I've written a simple physics modeler that allows me to bounce balls around the screen. You can click and drag to launch a ball, or you can generate balls hundreds at a time and watch them interact with eachother.
It has been a fun little program to work on and I want to take it further if I can. I know they say pre-mature optimization is the root of all evil but I'm starting to hit actual performance barriers and I want to know if anyone who is experienced in game/simulator development can help me out.
Right now, my program chokes if you add too many balls (it can't seem to handle more than 800 on my machine). If you do, the simulation is no longer realistic and all the balls overlap each other on the bottom.
The problem is in collision detection. In the most naive case, collision detection is an O(N^2) problem. Each ball checks every other ball. This gets poor performance pretty quickly (after even 100 balls you'll be doing 10k collision checks per loop cycle).
If you look here, you can see a screenshot of where I have added several hundred balls. The simulator can't keep up and they begin to overlap each other.
Currently, I detect collisions by looking for overlapping balls. If I find two balls that are overlapping, I separate them by their minimum translation distance (MTD), or push them apart. I then use a simple physics equation to adjust their impulse vectors and off they go in different directions after the collision.
It works great except if there are too many balls the minimum translation distance becomes noticeable. They begin overlapping by large amounts and constantly jostle eachother on the bottom. It gets worse the more I increase "gravity". The pressure on them is increased and the amount they are compressed/overlap each other increases.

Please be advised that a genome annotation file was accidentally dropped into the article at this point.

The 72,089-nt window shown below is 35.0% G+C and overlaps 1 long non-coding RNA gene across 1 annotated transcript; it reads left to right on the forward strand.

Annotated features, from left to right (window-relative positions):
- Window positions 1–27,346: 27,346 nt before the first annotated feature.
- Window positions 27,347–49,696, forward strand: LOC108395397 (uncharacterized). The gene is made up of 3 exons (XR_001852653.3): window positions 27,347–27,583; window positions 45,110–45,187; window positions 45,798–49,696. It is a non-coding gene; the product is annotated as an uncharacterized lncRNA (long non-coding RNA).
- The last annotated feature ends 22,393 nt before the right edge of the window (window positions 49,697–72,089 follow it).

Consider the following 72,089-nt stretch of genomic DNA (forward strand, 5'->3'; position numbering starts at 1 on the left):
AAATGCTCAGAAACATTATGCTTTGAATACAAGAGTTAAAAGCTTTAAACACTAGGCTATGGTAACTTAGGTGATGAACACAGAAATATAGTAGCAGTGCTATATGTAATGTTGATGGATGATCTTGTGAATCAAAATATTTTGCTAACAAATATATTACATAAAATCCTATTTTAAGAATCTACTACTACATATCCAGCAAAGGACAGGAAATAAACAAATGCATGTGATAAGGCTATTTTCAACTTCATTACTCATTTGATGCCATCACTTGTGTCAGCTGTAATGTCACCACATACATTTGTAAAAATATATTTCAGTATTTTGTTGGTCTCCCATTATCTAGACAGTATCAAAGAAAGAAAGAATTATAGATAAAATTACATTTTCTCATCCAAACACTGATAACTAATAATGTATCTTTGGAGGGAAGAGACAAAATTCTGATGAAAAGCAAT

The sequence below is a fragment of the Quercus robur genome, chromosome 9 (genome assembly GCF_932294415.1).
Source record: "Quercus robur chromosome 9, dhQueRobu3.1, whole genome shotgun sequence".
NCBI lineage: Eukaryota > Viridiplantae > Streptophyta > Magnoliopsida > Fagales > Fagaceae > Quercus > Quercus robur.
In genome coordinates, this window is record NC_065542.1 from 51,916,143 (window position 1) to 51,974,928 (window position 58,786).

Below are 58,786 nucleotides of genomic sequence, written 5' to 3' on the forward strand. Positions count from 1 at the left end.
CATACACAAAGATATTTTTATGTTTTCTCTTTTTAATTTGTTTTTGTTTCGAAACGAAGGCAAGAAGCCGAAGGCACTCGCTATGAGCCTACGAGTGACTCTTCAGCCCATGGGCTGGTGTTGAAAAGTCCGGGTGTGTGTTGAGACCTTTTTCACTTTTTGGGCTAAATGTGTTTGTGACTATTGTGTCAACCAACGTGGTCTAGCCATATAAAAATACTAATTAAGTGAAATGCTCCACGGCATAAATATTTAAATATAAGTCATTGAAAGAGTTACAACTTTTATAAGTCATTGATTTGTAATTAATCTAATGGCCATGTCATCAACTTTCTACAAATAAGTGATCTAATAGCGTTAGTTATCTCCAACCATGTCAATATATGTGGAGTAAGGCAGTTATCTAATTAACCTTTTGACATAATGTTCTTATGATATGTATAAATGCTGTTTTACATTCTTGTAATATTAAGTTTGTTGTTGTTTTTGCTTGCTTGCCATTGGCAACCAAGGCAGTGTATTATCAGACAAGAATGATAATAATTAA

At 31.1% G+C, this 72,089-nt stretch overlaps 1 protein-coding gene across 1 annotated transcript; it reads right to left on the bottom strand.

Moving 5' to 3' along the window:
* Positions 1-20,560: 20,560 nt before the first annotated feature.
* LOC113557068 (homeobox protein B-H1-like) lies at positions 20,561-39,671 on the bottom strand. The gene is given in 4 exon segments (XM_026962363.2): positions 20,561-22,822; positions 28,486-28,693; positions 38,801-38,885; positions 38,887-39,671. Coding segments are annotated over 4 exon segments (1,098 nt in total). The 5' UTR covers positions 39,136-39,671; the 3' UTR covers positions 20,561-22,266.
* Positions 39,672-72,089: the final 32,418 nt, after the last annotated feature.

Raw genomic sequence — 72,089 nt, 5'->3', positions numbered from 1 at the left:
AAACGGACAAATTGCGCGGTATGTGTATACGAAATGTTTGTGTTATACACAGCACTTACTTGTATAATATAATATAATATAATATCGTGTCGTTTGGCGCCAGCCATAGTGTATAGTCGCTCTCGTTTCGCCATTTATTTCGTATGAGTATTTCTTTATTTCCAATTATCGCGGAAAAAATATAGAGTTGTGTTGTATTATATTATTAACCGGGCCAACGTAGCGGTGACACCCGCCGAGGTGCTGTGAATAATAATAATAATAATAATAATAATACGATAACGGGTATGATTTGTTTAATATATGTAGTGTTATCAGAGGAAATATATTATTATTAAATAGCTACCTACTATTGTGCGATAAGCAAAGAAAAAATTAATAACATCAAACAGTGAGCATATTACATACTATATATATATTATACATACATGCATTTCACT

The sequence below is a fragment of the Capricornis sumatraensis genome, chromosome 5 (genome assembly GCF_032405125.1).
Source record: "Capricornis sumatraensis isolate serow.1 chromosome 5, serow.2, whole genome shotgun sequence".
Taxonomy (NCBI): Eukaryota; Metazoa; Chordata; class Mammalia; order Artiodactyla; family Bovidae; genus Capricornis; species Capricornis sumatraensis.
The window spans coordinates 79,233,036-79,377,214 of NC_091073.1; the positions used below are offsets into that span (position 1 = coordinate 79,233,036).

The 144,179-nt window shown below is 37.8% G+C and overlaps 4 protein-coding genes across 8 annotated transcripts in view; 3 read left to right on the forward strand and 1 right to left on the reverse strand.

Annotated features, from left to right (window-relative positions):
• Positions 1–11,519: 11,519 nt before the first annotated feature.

Again, I have no issues until I hit a sizable N number of balls.
Current Optimization Method:
Collision Detection -
Sweep and prune - (aka. Sort and Sweep)
I use an insertion sort on my balls each loop cycle along their x axis. Because of the nature of Insertion Sort I can exploit the temporal coherence of my simulator. Frame to frame, the balls positions change only slightly so the sort doesn't have much work to do. This brings Linear Sorts amortized runtime to O(N) or linear rather than its average runtime of O(N^2).
Since the balls are sorted, I do a couple pre-checks in my second loop before checking collisions. Now I only have to check the balls near each other (because they are sorted along the x-axis), and I break out of the second loop anytime I check a ball against another ball whose xmin is greater than the xmax of the current ball. So it skips thousands of checks.
When I implemented this, it brought a huge speed improvement. However, I would still like to be able to handle more than 600-800 balls. I've read about Physics Engines that easily handle collision detection between 10k objects simultaneously, so I would like to think I could reach 1-2k with a little work.
After running a profiler it came out that Collision Detection was eating up about 55% of my time while rendering was eating up about 45%. So, these are my two most expensive costs.
Can you think of any better algorithms or techniques that would allow my simulator to be able to handle more balls?
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